Author: Herwig Ott

**A quantum engine in the BEC–BCS crossover (B5)**

Jennifer Koch, Keerthy Menon, Eloisa Cuestas, Sian Barbosa, Eric Lutz, Thomás Fogarty, Thomas Busch, Artur Widera

Heat engines are at the heart of thermodynamics. They can be used to perform work or generate cold. What happens if heat engines are operated at ultralow temperatures, where quantum physics is relevant?

The work demonstrates a new quantum mechanical cyclic process that takes place near absolute zero temperature. The medium is an ultracold quantum gas of fermionic lithium atoms in two different spin states. The special feature of the system is that the interaction between the lithium atoms can be changed using a so-called Feshbach resonance. This means that the two spin states can either form bosonic molecules, for which the Bose-Einstein statistics apply, or a strongly interacting Fermi gas, for which the Fermi-Dirac statistics are decisive. The cyclic process now consists of the familiar elements of compression and expansion, but in between, it is not the temperature of the medium that is changed, but its quantum statistics. This changes the energy ratios in the medium (see figure). For example, during fermionization (transition from Bose-Einstein statistics to Fermi-Dirac statistics), energy is added to the system, as the Fermi energy is significantly higher than the ground state energy of the molecular Bose-Einstein condensate.

This is the first time that it has been shown that new types of cyclic processes are possible in the quantum world in which quantum statistics can be used as a thermodynamic resource.

Figure: Cycle of the heat engine. The atomic cloud is compressed and expanded via changing the confinement of the harmonic trapping potential. After compression, the quantum statistics is changed from bosonic to fermionic by changing the interaction parameter with help of a Feshbach resonance. After the subsequent expansion, the interaction parameter is set back to its original value and the statistics change from fermionic to bosonic.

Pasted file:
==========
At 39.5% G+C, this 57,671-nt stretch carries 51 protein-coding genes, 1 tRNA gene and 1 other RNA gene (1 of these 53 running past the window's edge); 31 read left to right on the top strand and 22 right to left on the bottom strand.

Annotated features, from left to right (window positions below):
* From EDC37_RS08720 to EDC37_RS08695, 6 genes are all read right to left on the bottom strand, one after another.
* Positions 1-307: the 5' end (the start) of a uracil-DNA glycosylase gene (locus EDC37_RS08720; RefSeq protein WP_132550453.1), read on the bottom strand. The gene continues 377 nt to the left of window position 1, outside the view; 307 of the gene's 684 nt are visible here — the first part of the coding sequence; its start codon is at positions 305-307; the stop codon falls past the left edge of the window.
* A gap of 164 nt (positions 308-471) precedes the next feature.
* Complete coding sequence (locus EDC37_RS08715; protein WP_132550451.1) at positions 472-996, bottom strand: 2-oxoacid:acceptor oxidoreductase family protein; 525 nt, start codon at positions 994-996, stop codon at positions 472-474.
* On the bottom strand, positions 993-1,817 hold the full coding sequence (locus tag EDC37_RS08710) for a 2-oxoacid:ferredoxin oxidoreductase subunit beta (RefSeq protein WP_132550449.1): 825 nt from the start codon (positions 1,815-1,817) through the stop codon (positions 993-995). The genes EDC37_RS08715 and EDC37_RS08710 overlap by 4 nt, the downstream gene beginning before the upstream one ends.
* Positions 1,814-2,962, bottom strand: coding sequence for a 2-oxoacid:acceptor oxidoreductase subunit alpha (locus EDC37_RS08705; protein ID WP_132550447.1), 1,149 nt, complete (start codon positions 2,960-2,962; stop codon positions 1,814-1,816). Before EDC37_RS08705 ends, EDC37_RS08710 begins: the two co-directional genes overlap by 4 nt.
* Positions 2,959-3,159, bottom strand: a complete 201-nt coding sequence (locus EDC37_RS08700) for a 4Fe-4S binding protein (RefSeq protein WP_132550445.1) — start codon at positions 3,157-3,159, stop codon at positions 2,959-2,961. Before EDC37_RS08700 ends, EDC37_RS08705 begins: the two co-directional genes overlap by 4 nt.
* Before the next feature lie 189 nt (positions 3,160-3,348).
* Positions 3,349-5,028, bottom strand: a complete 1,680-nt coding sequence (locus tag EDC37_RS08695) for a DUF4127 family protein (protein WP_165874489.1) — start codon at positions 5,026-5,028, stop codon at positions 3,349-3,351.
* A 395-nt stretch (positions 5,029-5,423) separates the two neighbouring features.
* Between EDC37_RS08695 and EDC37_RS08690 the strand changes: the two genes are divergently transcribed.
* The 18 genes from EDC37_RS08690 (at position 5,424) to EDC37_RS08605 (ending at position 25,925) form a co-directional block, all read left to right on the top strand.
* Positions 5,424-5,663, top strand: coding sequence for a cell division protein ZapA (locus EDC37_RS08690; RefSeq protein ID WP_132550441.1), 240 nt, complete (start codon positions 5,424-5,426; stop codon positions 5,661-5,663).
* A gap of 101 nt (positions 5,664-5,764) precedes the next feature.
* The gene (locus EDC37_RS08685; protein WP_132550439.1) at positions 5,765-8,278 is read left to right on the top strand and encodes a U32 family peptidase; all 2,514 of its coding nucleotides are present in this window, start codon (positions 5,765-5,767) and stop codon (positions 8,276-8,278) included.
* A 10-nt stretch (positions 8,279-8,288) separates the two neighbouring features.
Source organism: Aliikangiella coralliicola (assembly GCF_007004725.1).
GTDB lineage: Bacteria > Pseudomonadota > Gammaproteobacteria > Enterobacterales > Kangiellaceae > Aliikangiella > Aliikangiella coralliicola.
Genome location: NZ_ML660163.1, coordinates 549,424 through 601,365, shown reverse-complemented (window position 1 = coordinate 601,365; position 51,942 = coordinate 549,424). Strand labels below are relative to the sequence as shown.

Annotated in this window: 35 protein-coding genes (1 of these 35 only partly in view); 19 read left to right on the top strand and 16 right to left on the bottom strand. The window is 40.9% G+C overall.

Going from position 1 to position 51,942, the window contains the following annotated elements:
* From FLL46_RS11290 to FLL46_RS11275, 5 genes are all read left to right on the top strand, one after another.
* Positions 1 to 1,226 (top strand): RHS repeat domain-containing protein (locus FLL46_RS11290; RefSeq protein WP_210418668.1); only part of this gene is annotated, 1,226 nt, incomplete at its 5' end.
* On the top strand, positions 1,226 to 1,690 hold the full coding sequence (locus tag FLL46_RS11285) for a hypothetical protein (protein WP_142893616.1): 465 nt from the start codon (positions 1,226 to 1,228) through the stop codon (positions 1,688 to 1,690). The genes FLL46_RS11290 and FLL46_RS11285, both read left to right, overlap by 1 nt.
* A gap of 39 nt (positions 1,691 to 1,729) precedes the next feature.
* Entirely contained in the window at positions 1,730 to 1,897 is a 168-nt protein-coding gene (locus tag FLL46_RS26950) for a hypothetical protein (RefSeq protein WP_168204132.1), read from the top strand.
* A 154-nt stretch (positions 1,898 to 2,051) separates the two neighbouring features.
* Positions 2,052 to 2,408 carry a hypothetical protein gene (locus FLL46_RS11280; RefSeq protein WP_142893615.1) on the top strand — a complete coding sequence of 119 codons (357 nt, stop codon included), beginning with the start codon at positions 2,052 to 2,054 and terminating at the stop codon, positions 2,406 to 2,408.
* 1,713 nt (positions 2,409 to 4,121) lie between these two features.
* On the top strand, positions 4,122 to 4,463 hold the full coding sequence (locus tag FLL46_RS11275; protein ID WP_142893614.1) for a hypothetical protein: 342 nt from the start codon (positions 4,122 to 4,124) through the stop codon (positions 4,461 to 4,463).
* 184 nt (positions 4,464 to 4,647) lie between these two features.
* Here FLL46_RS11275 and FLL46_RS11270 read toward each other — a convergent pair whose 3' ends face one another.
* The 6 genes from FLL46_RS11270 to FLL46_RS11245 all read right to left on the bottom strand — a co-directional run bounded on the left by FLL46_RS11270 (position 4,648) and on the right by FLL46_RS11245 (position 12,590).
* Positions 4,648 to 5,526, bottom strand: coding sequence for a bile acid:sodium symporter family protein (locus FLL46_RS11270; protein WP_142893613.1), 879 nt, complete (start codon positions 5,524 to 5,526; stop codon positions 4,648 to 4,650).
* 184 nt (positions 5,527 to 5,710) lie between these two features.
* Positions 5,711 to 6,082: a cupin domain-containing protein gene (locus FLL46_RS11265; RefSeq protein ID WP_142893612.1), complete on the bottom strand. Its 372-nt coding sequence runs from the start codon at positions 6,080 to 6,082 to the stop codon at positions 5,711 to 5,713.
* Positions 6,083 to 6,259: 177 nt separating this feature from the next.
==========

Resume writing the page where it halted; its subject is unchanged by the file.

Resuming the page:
**Observation of a Topological Edge State Stabilized by Dissipation (B1, C1, C4)**

Helene Wetter, Michael Fleischhauer, Stefan Linden, and Julian Schmitt

Phys. Rev. Lett. 131, 083801 (2023)

Topology is a non-local property of a system. It is known from band structures as they occur in solids, arrays of waveguides, but also in mechanical and electronic periodic systems. Whether the band structure of a system is topological or not depends on the couplings and the geometry of the unit cell. When a system is topological, it exhibits remarkable properties and so-called topological phases are formed, which are characterized by invariants. The topological phases are not influenced by local changes in the system, which makes them robust. If two topological phases now touch and form an interface, another concept becomes important: topological edge states. They are protected as well. Particles that are in such a state move along the edge and are not entering any of the two phases.